Hones should be chamfered after their initial lappings and also after one or more periodic lappings. Chamfering is the creation of a bevel along the each edge of the surface of a hone. Chamfering a hone smooths its harsh edges thereby greatly reducing risk of damage to the edge of the razor. Chamfering is not necessary, but is highly recommended.
Water and Oil[edit | edit source]
Most hones are not used dry; typically water is used as a surface lubricant, though other hones require the use of oil. A hone that requires water is a waterstone; a hone that requires oil is an oilstone.
The more porous waterstones (such as the lower grit Norton hones) often require soaking. This helps to saturate the hone so that, during honing, the hone will not absorb all the water added to the surface. If these hones are not soaked, more water will have to be added at a rapid rate in order to keep water on the surface during honing. Other waterstones, especially those with resin binders (such as the Naniwa Superstones) cannot be soaked. Soaking them can interfere with the binding agent and have detrimental effects. For hones that do not require soaking, periodically adding water to the surface of the hone during use is all that is necessary.
Oil stones may be porous, but they are not typically soaked. Instead, oil is added as needed before and during honing in order to maintain a coating of oil on the surface.
Honing[edit | edit source]
Honing information[edit | edit source]
Beginner's guide[edit | edit source]
This article will provide a basic overview of honing and everything it entails. It will discuss the objectives of honing, required and recommended equipment and basic honing technique. It will also provide some helpful tips to ease the learning curve, and describe some potential pitfalls and how to avoid them.
Honing strokes[edit | edit source]
This article focuses on the various honing strokes, or techniques, we use to hone straight razors. While the precise movements may vary from person to person, there are some general patterns that are common to most honers. It will discuss these common strokes, how to properly perform them, and the strengths of each stroke.
Bevels and bevel setting[edit | edit source]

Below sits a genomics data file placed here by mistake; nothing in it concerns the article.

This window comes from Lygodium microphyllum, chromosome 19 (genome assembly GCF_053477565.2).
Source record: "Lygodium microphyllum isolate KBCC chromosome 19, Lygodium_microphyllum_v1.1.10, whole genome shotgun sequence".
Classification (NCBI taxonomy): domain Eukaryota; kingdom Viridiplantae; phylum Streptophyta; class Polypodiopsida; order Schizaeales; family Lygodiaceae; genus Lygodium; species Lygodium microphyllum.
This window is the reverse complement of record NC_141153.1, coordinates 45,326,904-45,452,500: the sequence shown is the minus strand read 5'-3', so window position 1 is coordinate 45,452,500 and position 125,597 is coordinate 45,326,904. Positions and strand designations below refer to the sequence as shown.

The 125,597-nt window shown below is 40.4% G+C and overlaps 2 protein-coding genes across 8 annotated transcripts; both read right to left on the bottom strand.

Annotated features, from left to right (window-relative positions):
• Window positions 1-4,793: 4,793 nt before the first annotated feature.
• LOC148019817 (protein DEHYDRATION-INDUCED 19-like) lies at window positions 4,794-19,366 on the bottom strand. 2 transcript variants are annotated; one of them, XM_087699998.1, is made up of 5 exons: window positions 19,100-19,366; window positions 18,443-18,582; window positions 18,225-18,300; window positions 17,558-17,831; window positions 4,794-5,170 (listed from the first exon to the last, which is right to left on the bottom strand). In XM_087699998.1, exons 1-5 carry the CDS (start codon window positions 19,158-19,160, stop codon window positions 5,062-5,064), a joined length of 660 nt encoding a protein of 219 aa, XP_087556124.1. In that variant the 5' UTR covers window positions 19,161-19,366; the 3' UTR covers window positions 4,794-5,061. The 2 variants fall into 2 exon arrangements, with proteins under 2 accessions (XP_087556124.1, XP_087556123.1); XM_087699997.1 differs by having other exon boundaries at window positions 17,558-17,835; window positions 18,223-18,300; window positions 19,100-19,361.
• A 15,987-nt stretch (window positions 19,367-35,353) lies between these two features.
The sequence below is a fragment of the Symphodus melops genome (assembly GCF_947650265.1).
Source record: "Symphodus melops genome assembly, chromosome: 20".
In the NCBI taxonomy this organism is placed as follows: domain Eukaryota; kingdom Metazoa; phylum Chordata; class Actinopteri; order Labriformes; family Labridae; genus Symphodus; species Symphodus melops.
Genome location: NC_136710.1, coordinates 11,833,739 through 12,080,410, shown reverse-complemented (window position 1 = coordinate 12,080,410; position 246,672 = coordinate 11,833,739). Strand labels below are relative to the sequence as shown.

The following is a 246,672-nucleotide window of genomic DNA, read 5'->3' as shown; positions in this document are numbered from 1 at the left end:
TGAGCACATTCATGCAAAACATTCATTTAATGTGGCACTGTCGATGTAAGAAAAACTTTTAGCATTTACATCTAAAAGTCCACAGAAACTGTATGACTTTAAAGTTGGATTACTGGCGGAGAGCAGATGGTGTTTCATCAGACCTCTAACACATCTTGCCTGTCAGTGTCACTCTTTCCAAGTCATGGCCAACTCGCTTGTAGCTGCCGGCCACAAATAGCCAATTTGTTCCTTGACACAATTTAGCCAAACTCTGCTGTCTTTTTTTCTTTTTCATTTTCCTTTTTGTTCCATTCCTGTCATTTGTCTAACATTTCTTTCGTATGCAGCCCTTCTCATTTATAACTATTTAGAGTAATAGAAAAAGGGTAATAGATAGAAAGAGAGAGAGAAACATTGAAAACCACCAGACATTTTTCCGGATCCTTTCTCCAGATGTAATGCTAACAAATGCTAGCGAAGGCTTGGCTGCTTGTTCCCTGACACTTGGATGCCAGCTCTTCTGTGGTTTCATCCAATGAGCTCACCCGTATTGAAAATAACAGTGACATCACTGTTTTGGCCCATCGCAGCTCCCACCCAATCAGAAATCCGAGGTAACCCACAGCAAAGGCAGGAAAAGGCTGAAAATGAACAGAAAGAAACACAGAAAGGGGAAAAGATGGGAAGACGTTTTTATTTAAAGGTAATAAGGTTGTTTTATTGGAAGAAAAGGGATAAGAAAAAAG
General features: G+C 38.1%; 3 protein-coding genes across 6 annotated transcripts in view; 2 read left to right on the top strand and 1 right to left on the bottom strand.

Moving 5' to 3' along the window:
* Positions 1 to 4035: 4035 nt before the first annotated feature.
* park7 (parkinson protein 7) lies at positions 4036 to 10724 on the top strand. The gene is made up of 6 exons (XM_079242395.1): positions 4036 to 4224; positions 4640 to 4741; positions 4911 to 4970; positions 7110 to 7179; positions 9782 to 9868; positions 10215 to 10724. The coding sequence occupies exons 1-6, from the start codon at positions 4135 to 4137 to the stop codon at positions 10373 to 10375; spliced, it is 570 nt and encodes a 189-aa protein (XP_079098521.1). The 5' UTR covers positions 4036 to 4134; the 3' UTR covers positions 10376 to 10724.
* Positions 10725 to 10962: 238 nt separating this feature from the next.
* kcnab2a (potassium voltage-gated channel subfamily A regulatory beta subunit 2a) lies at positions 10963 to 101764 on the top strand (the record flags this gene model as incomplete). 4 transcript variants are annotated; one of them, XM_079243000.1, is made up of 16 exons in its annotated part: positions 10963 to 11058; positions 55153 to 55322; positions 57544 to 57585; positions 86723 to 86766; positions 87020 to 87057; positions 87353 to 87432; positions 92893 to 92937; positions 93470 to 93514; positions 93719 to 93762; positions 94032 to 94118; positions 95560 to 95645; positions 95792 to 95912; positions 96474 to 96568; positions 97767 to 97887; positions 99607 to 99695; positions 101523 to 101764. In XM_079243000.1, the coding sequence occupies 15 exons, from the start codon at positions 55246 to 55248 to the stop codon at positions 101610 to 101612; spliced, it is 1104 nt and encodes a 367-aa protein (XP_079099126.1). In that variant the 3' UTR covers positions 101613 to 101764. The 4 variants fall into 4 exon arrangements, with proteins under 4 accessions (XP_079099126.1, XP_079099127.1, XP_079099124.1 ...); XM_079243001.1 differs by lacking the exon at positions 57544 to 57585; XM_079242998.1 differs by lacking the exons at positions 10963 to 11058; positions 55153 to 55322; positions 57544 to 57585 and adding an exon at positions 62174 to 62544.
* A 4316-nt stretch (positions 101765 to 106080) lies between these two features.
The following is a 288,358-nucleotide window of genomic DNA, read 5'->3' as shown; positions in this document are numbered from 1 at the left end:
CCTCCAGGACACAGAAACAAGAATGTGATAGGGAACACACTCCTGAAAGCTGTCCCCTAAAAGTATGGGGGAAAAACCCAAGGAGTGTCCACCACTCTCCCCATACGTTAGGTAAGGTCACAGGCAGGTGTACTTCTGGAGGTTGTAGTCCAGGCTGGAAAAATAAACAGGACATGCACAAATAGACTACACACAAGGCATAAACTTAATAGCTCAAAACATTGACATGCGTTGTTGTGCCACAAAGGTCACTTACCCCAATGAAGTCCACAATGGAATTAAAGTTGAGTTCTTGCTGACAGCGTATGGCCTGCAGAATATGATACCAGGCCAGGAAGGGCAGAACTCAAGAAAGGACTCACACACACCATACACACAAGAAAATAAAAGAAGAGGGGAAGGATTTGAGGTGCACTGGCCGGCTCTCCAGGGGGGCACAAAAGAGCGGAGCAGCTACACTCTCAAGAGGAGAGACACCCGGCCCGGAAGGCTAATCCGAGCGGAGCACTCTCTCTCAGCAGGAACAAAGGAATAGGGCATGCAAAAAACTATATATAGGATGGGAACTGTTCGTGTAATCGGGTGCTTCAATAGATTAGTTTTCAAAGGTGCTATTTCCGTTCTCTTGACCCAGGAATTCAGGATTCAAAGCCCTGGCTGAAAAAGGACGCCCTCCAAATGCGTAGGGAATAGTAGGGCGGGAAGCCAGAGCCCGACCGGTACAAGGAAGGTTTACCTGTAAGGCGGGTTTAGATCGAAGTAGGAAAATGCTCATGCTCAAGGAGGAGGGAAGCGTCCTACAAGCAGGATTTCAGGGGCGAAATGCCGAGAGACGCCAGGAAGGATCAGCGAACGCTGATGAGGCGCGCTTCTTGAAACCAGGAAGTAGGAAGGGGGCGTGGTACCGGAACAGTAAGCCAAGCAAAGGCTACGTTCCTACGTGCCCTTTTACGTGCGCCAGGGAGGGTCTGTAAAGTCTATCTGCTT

This article addresses the most fundamental step of the honing process - setting the bevel. It will begin by describing what a proper bevel is, and it will also explore some of the more common problems with bevels and how to correct them.
Over-honed/wire edge[edit | edit source]
This article discusses what a wire edge, or over-honed edge is. It centers around how a wire edge is created, how it can be removed and corrected, and how to avoid creating one in the first place.
Sharpness Tests[edit | edit source]
This article describes various tests that can be used at the various stages of honing to ensure that you are getting the optimal results from each hone and to track the progress you are making throughout the entire honing process.
Honing methods[edit | edit source]
Restoration honing[edit | edit source]
This article will discuss the restoration aspect of honing; problems such as chips, cracks, and frowns. The correction of these issues really falls outside of normal honing, so this area contains more advanced techniques. Some areas of discussion include how taping can be used during edge restoration, the proper techniques for honing a razor with the spine off the hone, and how to transition from restoration honing back to normal honing.
Progressive honing[edit | edit source]
Circles and X's[edit | edit source]
This article will discuss the application of circles and X strokes, and how they can be used together on a progression of synthetic hones to consistently deliver sharp and smooth edges on any razor.
Pyramid honing[edit | edit source]
This article will discuss pyramid honing, a honing method which focuses on alternating between two hones of different grit (such as a 4k and 8k) in order to yield a consistent level of sharpness and smoothness from the higher grit hone.
One stone honing[edit | edit source]
This article will discuss the one stone honing method. It centers around the idea that, if you start with a razor with a properly set bevel, you can achieve shave readiness using only a single, fine or finishing stone. It discusses the use of slurry, which honing strokes and what pressure to use, and when to use them.
Japanese Naturals and Nagura[edit | edit source]
This article will discuss Japanese natural stones and nagura stones, how they are named, how they perform, and how to use the various stones and slurries they create to hone your razor to shave readiness.
Storing hones (possibly separate article?)[edit | edit source]
don't let your norton get moldy